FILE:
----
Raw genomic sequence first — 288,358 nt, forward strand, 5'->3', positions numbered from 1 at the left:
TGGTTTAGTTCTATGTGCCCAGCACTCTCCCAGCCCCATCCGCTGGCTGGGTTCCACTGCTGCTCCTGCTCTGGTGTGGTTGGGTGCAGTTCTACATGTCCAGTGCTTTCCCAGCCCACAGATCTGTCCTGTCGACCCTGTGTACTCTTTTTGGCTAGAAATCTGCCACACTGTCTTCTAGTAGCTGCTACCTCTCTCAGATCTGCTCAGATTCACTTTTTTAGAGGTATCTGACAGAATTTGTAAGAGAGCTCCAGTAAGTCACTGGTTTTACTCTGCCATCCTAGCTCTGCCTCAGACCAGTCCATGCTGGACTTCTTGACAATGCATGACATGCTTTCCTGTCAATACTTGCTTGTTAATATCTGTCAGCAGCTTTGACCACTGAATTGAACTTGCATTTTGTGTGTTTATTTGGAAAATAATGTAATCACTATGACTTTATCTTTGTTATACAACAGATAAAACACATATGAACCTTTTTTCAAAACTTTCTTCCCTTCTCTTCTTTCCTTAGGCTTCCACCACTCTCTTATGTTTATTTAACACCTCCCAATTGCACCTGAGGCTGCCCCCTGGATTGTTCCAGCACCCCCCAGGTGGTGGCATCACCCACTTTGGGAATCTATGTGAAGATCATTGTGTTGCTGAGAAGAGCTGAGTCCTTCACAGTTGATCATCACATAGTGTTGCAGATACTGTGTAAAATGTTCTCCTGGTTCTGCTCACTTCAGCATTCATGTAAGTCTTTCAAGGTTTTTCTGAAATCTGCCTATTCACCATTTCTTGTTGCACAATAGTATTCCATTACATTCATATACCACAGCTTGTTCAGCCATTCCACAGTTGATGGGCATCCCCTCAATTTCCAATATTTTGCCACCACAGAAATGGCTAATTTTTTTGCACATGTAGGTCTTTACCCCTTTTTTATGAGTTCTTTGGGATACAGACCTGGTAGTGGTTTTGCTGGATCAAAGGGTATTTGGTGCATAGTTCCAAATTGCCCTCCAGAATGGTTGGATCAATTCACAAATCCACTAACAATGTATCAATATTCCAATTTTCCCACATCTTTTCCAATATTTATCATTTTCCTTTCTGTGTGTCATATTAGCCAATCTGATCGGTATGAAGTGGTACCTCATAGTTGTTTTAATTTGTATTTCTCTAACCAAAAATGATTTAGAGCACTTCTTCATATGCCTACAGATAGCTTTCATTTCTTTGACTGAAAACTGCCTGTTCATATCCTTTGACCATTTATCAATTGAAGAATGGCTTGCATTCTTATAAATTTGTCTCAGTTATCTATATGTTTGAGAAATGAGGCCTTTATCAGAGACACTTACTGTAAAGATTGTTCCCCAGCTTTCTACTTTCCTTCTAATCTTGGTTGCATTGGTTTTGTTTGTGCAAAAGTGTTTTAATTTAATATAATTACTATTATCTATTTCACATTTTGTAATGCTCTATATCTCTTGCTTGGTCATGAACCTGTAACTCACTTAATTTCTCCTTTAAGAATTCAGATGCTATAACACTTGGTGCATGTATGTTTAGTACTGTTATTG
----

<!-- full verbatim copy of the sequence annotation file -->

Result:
Raw genomic sequence first — 288,358 nt, forward strand, 5'->3', positions numbered from 1 at the left:
TGGTTTAGTTCTATGTGCCCAGCACTCTCCCAGCCCCATCCGCTGGCTGGGTTCCACTGCTGCTCCTGCTCTGGTGTGGTTGGGTGCAGTTCTACATGTCCAGTGCTTTCCCAGCCCACAGATCTGTCCTGTCGACCCTGTGTACTCTTTTTGGCTAGAAATCTGCCACACTGTCTTCTAGTAGCTGCTACCTCTCTCAGATCTGCTCAGATTCACTTTTTTAGAGGTATCTGACAGAATTTGTAAGAGAGCTCCAGTAAGTCACTGGTTTTACTCTGCCATCCTAGCTCTGCCTCAGACCAGTCCATGCTGGACTTCTTGACAATGCATGACATGCTTTCCTGTCAATACTTGCTTGTTAATATCTGTCAGCAGCTTTGACCACTGAATTGAACTTGCATTTTGTGTGTTTATTTGGAAAATAATGTAATCACTATGACTTTATCTTTGTTATACAACAGATAAAACACATATGAACCTTTTTTCAAAACTTTCTTCCCTTCTCTTCTTTCCTTAGGCTTCCACCACTCTCTTATGTTTATTTAACACCTCCCAATTGCACCTGAGGCTGCCCCCTGGATTGTTCCAGCACCCCCCAGGTGGTGGCATCACCCACTTTGGGAATCTATGTGAAGATCATTGTGTTGCTGAGAAGAGCTGAGTCCTTCACAGTTGATCATCACATAGTGTTGCAGATACTGTGTAAAATGTTCTCCTGGTTCTGCTCACTTCAGCATTCATGTAAGTCTTTCAAGGTTTTTCTGAAATCTGCCTATTCACCATTTCTTGTTGCACAATAGTATTCCATTACATTCATATACCACAGCTTGTTCAGCCATTCCACAGTTGATGGGCATCCCCTCAATTTCCAATATTTTGCCACCACAGAAATGGCTAATTTTTTTGCACATGTAGGTCTTTACCCCTTTTTTATGAGTTCTTTGGGATACAGACCTGGTAGTGGTTTTGCTGGATCAAAGGGTATTTGGTGCATAGTTCCAAATTGCCCTCCAGAATGGTTGGATCAATTCACAAATCCACTAACAATGTATCAATATTCCAATTTTCCCACATCTTTTCCAATATTTATCATTTTCCTTTCTGTGTGTCATATTAGCCAATCTGATCGGTATGAAGTGGTACCTCATAGTTGTTTTAATTTGTATTTCTCTAACCAAAAATGATTTAGAGCACTTCTTCATATGCCTACAGATAGCTTTCATTTCTTTGACTGAAAACTGCCTGTTCATATCCTTTGACCATTTATCAATTGAAGAATGGCTTGCATTCTTATAAATTTGTCTCAGTTATCTATATGTTTGAGAAATGAGGCCTTTATCAGAGACACTTACTGTAAAGATTGTTCCCCAGCTTTCTACTTTCCTTCTAATCTTGGTTGCATTGGTTTTGTTTGTGCAAAAGTGTTTTAATTTAATATAATTACTATTATCTATTTCACATTTTGTAATGCTCTATATCTCTTGCTTGGTCATGAACCTGTAACTCACTTAATTTCTCCTTTAAGAATTCAGATGCTATAACACTTGGTGCATGTATGTTTAGTACTGTTATTG